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Volume 18, issue 9
Atmos. Chem. Phys., 18, 6907-6921, 2018
© Author(s) 2018. This work is distributed under
the Creative Commons Attribution 4.0 License.

Special issue: Regional transport and transformation of air pollution in...

Atmos. Chem. Phys., 18, 6907-6921, 2018
© Author(s) 2018. This work is distributed under
the Creative Commons Attribution 4.0 License.

Research article 16 May 2018

Research article | 16 May 2018

Using different assumptions of aerosol mixing state and chemical composition to predict CCN concentrations based on field measurements in urban Beijing

Jingye Ren1, Fang Zhang1,2, Yuying Wang1, Don Collins3, Xinxin Fan1, Xiaoai Jin1, Weiqi Xu4,5, Yele Sun4,5, Maureen Cribb6, and Zhanqing Li1,6 Jingye Ren et al.
  • 1College of Global Change and Earth System Science, Beijing Normal University, Beijing 100875, China
  • 2Joint Center for Global Change Studies (JCGCS), Beijing 100875, China
  • 3Department of Atmospheric Sciences, Texas A & M University, College Station, TX, USA
  • 4State Key Laboratory of Atmospheric Boundary Layer Physics and Atmospheric Chemistry, Institute of Atmospheric Physics, Chinese Academy of Sciences, Beijing 100029, China
  • 5University of Chinese Academy of Sciences, Beijing 100049, China
  • 6Earth System Science Interdisciplinary Center and Department of Atmospheric and Oceanic Science, University of Maryland, College Park, MD, USA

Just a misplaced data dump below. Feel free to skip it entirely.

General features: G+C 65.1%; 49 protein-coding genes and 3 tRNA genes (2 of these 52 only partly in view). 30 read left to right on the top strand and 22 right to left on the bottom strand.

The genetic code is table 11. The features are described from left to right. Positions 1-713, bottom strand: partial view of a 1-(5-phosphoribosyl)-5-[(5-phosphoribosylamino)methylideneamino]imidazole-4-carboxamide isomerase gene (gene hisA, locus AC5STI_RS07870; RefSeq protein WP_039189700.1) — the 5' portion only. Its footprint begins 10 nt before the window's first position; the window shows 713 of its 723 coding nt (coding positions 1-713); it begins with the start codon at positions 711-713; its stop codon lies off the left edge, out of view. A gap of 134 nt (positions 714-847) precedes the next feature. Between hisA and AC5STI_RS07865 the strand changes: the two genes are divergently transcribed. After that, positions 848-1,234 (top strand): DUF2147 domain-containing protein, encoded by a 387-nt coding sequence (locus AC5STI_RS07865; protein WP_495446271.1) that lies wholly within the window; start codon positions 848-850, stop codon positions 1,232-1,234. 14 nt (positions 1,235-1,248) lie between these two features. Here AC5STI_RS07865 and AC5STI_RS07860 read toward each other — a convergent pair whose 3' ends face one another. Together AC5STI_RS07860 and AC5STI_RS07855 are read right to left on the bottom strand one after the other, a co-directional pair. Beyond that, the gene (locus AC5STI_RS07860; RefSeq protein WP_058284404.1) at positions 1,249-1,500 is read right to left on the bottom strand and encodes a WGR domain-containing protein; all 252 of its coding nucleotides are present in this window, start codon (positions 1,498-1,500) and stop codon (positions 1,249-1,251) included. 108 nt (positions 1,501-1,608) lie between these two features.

Abstract. Understanding the impacts of aerosol chemical composition and mixing state on cloud condensation nuclei (CCN) activity in polluted areas is crucial for accurately predicting CCN number concentrations (NCCN). In this study, we predict NCCN under five assumed schemes of aerosol chemical composition and mixing state based on field measurements in Beijing during the winter of 2016. Our results show that the best closure is achieved with the assumption of size dependent chemical composition for which sulfate, nitrate, secondary organic aerosols, and aged black carbon are internally mixed with each other but externally mixed with primary organic aerosol and fresh black carbon (external–internal size-resolved, abbreviated as EI–SR scheme). The resulting ratios of predicted-to-measured NCCN (RCCN_p∕m) were 0.90 – 0.98 under both clean and polluted conditions. Assumption of an internal mixture and bulk chemical composition (INT–BK scheme) shows good closure with RCCN_p∕m of 1.0 –1.16 under clean conditions, implying that it is adequate for CCN prediction in continental clean regions. On polluted days, assuming the aerosol is internally mixed and has a chemical composition that is size dependent (INT–SR scheme) achieves better closure than the INT–BK scheme due to the heterogeneity and variation in particle composition at different sizes. The improved closure achieved using the EI–SR and INT–SR assumptions highlight the importance of measuring size-resolved chemical composition for CCN predictions in polluted regions. NCCN is significantly underestimated (with RCCN_p∕m of 0.66 – 0.75) when using the schemes of external mixtures with bulk (EXT–BK scheme) or size-resolved composition (EXT–SR scheme), implying that primary particles experience rapid aging and physical mixing processes in urban Beijing. However, our results show that the aerosol mixing state plays a minor role in CCN prediction when the κorg exceeds 0.1.

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